* the acceleration of the wall,
* the tangential pressure gradients along the boundary,
* the tangential electric field along the boundary, or
* the tangential velocity gradient of the boundary.
The first and the last sources are zero when the boundary is stationery in most situations,
such as the EOF in the wavy channel discussed in this work. Hence, vorticity is generated at the
surface by the induced pressure gradient and the wall electric field, and they generate equal
amount but opposite tone of vorticity, resulting the net production of vorticity zero at the channel
surface. Hence the vorticity inside the channel remains zero.
When the boundary is moving, the vorticity generation at the channel wall surface has to
include the tangential acceleration and the tangential velocity gradient. For example in the EOF
with the effective slipping boundary condition, the Helmholtz-Smoluchowski velocity is
assumed at the edge of the electric double layer, and the entire fluid is assumed electrically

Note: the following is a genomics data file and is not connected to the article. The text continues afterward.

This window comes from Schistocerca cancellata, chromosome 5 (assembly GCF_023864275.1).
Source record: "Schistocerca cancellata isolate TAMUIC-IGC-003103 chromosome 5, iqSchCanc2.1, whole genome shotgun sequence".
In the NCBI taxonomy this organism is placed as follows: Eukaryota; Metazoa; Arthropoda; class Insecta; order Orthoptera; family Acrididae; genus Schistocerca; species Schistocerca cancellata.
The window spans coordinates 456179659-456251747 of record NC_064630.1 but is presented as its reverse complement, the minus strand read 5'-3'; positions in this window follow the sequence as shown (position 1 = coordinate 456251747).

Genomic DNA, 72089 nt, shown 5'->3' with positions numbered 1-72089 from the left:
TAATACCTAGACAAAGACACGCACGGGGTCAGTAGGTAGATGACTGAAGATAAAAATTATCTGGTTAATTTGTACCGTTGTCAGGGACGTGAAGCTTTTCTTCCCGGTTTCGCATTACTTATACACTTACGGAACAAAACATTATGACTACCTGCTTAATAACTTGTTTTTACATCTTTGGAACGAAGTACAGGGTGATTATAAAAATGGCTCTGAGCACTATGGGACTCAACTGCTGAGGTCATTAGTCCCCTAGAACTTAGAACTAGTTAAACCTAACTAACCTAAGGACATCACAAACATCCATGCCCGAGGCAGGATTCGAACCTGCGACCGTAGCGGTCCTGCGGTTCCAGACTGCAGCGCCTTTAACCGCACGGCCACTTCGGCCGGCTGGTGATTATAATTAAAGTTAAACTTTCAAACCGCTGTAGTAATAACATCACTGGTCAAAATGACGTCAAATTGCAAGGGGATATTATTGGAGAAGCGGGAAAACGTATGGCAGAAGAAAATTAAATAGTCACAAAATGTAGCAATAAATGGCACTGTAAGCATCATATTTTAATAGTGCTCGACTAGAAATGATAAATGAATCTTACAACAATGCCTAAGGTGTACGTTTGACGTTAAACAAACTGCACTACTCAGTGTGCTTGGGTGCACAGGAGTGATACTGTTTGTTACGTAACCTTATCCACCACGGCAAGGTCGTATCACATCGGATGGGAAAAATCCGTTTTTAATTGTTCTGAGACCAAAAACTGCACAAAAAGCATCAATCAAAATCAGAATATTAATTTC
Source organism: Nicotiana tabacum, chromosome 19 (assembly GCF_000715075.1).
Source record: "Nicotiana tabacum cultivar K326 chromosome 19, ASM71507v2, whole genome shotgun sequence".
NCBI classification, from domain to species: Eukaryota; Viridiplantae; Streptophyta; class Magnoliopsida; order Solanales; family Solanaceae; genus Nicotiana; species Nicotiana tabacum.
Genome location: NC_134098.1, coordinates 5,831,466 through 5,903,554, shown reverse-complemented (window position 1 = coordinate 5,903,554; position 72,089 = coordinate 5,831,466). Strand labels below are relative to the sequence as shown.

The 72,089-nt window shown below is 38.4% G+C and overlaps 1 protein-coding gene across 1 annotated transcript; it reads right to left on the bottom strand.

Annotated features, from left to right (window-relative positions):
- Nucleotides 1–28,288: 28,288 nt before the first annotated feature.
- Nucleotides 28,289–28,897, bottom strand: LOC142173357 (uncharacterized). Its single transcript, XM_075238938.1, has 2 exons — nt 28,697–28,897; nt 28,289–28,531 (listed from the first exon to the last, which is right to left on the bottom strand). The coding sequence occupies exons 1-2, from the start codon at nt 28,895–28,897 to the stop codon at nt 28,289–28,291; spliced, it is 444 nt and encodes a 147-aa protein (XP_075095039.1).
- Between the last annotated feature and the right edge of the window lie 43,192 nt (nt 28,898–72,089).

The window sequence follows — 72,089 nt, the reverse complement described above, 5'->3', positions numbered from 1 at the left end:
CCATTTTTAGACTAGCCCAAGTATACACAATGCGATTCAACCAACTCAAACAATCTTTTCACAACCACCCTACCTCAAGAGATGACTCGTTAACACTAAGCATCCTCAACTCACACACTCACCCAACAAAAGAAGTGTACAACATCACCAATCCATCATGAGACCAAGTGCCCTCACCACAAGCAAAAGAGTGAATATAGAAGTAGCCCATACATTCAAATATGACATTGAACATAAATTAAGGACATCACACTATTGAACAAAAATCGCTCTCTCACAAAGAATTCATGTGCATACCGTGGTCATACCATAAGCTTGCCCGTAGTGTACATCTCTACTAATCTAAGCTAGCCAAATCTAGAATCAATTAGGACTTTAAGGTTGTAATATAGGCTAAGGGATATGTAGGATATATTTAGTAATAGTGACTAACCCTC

neutral (pe = 0). The wall pressure gradient and the velocity gradient of boundary become the
sources of vorticity in EOF. Again, their vorticity production cancels each other and zero
vorticity enter into the EOF from the channel surface. As a result, vorticity is zero everywhere in
the EOF.
4.4.5 Electroosmotic Flow with Pressure Gradients
The discussion in Sections 4.4.1-4.4.4 pertains to an electroosmosis-driven flow with no
external pressure applied. When an external pressure drop is present, the resulting flow can be
viewed as superposition of a Poiseuille flow and the EOF, since the governing equation in a
creeping flow is a linear ordinary differential equation. Figure 4-9a shows the velocity profile of
an EOF in a wavy channel of scaled width h = 2.84 and scaled wave amplitude a = 0.45 while
the velocity profile of the pressure driven flow in the same channel is illustrated in Figure 4-9b.